I now as you the question, “Why is it that we are always trying to convince females new to lifting that they will not gain bulk? Why is looking bulky so wrong? Why are us ladies always trying to avoid it?” Because the westernized, hetero-, cis normative gaze associates bulk/visible muscle with strength. Woman and females are not supposed to be strong! We are, after all, the weaker sex.

Women (the westernized, hetero-, cis, normative gaze groups all females and no males in this group, mind you) are to be svelte and soft. We are to have little arms, ample breasts, and round hips for child-bearing. We are to have dewy skin, glowing with health and joy, but we cannot flush or sweat with work., even when slaving over a hot stove Our hands are to be soft and soothing, not hard and callused.

Why!?

Because we are to stay home! And bear children! And take care of everyone! And we are to do so with grace. The aforementioned characteristics are the most desirable in a homemaker – a soft woman who quietly submits to her husbands’ wants, desires, and demands. Even though most households have working women these days, we are still held to the old standards. These days, we can work just as many hours, have as much money (supposedly, if we ask for it/demand it/raise hell!), and play as just many sports – as long as we don’t look like we play sports. We can work the same jobs as long as we don’t demand too much (equal pay!).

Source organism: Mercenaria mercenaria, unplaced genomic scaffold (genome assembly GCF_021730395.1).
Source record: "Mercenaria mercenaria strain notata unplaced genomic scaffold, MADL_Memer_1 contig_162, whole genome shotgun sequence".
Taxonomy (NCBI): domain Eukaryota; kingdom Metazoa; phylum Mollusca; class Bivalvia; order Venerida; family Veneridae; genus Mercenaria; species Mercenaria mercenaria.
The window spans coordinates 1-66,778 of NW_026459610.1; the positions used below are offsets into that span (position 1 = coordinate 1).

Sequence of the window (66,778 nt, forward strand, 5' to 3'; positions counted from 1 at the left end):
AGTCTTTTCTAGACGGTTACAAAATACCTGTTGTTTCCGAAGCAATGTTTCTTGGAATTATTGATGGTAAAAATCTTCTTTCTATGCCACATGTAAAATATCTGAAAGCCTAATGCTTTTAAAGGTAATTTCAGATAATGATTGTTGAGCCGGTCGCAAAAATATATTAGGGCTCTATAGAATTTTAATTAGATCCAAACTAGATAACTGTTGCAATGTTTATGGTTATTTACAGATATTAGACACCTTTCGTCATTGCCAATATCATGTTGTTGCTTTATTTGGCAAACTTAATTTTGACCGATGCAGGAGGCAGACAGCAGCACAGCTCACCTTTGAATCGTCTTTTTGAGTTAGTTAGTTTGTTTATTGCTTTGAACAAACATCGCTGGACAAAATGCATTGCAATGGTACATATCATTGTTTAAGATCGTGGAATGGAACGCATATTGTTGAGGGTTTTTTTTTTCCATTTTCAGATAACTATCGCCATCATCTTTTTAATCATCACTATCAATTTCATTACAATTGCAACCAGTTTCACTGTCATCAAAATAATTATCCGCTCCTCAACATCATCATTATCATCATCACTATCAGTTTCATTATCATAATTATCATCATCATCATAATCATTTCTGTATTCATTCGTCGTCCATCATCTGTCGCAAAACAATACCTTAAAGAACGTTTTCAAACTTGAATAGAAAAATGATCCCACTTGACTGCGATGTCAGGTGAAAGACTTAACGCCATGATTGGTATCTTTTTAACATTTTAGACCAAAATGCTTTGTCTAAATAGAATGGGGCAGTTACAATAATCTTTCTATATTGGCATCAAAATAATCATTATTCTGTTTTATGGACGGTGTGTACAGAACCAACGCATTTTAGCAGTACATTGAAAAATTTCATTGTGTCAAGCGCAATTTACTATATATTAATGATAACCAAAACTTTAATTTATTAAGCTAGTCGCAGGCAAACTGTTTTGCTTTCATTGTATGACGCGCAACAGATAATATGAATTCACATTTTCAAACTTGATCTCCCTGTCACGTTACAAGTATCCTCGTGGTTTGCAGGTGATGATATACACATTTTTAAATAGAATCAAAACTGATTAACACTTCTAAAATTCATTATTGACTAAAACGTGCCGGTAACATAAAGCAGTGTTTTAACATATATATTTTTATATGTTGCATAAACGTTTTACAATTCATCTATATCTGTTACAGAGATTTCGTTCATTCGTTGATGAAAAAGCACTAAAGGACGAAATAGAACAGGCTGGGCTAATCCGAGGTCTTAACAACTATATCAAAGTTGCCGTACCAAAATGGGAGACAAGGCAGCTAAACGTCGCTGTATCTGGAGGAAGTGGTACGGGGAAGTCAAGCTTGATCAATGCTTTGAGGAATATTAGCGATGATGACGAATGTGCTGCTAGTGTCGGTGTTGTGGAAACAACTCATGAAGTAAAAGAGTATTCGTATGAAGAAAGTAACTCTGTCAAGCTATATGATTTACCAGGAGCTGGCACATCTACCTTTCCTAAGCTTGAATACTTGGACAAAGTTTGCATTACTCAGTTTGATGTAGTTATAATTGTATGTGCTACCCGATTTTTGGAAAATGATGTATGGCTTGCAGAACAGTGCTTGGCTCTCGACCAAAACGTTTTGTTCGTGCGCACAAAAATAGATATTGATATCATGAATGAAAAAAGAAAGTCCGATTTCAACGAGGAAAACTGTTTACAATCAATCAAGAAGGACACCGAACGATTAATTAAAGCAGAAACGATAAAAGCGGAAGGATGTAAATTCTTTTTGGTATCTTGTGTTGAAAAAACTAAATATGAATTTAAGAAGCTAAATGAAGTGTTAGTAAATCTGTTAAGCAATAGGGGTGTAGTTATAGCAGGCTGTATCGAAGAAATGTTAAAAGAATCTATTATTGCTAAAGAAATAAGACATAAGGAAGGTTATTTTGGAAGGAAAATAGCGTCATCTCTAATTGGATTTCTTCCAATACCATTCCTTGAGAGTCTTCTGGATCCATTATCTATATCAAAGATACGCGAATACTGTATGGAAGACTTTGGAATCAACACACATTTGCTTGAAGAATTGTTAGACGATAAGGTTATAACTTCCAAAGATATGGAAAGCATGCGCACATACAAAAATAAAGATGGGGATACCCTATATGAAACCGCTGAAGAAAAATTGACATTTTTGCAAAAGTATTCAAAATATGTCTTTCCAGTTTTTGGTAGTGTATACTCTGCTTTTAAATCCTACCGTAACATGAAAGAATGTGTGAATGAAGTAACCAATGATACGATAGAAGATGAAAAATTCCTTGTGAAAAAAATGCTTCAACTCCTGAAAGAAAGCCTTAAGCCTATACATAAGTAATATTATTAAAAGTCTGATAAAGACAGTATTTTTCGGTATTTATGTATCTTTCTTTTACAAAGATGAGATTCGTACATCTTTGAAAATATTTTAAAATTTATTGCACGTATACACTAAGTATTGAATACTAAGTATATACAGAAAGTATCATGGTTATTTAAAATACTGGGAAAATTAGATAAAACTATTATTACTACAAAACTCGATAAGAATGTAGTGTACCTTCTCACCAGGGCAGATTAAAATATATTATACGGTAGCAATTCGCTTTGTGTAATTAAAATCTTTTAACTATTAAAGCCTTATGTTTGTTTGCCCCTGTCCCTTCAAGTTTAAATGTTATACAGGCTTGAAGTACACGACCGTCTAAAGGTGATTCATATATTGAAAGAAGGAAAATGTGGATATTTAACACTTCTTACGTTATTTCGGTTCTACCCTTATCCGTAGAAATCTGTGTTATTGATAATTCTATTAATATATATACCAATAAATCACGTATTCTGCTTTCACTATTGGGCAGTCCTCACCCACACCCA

So, again, why is looking bulky so bad? Because the westernized, hetero-, cis normative gaze associates bulk/visible muscle with strength. Woman and females are not supposed to be strong. Outward strength is not desirable in a mate. In fact, outward strength is so undesirable that it is not even desirable for athletes. Quite the conundrum, huh? Women are not to display strength, even when they participate in a sport that is based on strength.